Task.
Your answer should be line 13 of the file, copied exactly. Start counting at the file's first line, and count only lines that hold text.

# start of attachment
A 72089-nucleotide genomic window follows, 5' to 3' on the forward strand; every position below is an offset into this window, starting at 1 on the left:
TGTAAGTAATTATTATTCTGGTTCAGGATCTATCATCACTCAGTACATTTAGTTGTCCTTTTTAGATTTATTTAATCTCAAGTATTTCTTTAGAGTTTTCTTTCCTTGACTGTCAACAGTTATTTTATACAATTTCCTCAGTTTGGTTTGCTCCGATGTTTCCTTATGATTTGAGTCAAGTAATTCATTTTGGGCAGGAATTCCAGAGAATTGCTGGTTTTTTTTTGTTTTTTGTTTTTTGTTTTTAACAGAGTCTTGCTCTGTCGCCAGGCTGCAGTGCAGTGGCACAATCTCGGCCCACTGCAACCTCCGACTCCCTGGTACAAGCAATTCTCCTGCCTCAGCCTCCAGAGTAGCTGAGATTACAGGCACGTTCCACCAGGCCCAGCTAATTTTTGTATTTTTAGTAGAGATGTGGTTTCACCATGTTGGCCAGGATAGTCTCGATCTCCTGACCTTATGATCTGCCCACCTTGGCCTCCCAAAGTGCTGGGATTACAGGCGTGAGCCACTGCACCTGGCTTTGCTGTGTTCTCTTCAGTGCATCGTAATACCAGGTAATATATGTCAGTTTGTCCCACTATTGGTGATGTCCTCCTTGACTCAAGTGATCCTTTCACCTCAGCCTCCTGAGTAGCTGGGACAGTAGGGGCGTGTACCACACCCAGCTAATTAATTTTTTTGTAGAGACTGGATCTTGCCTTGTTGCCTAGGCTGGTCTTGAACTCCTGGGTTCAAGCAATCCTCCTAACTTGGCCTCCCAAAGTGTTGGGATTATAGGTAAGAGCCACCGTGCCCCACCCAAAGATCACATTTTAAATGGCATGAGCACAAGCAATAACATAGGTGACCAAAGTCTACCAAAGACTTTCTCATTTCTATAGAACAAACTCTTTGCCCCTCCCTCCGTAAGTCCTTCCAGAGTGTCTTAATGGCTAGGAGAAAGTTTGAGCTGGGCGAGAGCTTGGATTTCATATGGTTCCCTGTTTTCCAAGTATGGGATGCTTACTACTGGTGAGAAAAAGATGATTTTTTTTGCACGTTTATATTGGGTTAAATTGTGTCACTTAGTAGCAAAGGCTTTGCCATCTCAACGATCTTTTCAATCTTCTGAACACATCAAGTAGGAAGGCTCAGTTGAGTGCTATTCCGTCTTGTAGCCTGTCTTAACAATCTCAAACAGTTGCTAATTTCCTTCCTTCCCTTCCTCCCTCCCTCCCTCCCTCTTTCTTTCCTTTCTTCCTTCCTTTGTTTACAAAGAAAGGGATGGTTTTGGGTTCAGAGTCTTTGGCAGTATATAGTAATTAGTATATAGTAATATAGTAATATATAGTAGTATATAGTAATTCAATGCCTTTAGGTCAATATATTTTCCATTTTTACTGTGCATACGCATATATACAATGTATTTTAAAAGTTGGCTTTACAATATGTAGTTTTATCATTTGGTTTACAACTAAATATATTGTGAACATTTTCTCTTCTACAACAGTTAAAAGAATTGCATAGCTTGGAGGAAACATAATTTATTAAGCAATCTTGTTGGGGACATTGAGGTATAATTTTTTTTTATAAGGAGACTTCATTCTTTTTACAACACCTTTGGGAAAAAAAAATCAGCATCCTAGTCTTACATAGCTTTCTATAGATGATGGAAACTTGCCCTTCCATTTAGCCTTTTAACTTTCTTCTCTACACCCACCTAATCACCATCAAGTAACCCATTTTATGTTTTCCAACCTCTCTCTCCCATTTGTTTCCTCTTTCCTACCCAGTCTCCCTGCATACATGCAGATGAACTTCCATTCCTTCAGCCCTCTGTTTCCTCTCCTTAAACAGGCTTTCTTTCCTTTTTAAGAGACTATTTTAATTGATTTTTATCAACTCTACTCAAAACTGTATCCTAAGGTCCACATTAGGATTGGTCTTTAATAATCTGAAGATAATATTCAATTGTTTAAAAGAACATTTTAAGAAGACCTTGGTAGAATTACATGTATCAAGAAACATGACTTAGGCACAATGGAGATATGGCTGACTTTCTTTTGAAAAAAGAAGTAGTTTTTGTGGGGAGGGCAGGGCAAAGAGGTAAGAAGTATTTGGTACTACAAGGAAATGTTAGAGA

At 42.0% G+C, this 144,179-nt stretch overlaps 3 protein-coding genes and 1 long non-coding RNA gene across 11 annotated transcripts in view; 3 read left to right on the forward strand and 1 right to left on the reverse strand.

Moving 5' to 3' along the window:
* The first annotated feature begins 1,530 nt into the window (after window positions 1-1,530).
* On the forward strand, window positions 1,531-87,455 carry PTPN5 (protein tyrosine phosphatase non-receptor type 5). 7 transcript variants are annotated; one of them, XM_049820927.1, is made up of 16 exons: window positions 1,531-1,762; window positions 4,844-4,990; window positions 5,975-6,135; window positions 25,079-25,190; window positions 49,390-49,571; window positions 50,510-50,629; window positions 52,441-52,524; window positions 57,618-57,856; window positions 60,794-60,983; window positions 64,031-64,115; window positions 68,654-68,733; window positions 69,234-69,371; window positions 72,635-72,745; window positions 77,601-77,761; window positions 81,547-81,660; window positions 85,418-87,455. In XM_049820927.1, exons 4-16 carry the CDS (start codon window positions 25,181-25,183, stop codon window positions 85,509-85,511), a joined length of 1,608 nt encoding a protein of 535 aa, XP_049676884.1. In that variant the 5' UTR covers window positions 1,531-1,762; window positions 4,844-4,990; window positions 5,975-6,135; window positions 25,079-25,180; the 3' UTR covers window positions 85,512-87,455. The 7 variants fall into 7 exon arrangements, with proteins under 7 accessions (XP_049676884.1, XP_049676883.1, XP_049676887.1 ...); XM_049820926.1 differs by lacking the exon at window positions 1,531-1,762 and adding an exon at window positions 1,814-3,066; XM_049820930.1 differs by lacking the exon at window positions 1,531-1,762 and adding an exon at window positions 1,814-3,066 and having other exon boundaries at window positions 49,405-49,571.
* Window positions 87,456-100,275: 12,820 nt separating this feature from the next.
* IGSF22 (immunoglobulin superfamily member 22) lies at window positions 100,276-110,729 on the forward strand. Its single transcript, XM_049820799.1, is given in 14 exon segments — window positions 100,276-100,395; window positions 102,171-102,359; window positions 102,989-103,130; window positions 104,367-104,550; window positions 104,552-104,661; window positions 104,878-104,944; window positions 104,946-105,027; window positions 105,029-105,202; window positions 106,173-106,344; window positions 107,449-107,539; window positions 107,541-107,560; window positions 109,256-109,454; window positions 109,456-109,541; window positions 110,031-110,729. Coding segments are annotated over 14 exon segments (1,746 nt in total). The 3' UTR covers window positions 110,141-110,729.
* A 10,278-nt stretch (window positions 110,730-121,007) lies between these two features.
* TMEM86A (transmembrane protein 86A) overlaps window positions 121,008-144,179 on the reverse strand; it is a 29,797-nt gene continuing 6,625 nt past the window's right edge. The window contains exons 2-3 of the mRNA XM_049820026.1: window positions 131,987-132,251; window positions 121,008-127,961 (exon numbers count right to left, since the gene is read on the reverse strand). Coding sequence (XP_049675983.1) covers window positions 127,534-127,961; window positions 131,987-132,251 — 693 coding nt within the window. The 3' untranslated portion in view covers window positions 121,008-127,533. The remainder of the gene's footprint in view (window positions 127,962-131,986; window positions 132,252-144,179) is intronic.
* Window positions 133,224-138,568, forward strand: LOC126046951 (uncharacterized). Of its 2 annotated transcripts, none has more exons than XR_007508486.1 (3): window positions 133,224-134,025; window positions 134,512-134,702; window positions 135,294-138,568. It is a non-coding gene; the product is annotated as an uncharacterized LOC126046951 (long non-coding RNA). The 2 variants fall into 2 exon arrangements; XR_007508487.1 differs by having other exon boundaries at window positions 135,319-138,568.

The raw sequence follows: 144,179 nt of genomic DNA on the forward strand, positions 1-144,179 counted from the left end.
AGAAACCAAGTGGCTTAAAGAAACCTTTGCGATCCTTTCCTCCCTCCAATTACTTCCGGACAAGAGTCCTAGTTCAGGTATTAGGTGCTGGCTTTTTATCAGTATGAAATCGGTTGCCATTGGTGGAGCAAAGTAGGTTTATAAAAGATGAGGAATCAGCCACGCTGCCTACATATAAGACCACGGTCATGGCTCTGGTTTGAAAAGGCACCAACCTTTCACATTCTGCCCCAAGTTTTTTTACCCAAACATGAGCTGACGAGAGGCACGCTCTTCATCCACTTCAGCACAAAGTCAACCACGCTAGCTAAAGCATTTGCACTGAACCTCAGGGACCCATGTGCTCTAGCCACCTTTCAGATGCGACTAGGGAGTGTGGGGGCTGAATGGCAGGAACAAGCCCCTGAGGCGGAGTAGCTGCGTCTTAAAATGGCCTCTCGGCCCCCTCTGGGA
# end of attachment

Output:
AGAAACCAAGTGGCTTAAAGAAACCTTTGCGATCCTTTCCTCCCTCCAATTACTTCCGGACAAGAGTCCTAGTTCAGGTATTAGGTGCTGGCTTTTTATCAGTATGAAATCGGTTGCCATTGGTGGAGCAAAGTAGGTTTATAAAAGATGAGGAATCAGCCACGCTGCCTACATATAAGACCACGGTCATGGCTCTGGTTTGAAAAGGCACCAACCTTTCACATTCTGCCCCAAGTTTTTTTACCCAAACATGAGCTGACGAGAGGCACGCTCTTCATCCACTTCAGCACAAAGTCAACCACGCTAGCTAAAGCATTTGCACTGAACCTCAGGGACCCATGTGCTCTAGCCACCTTTCAGATGCGACTAGGGAGTGTGGGGGCTGAATGGCAGGAACAAGCCCCTGAGGCGGAGTAGCTGCGTCTTAAAATGGCCTCTCGGCCCCCTCTGGGA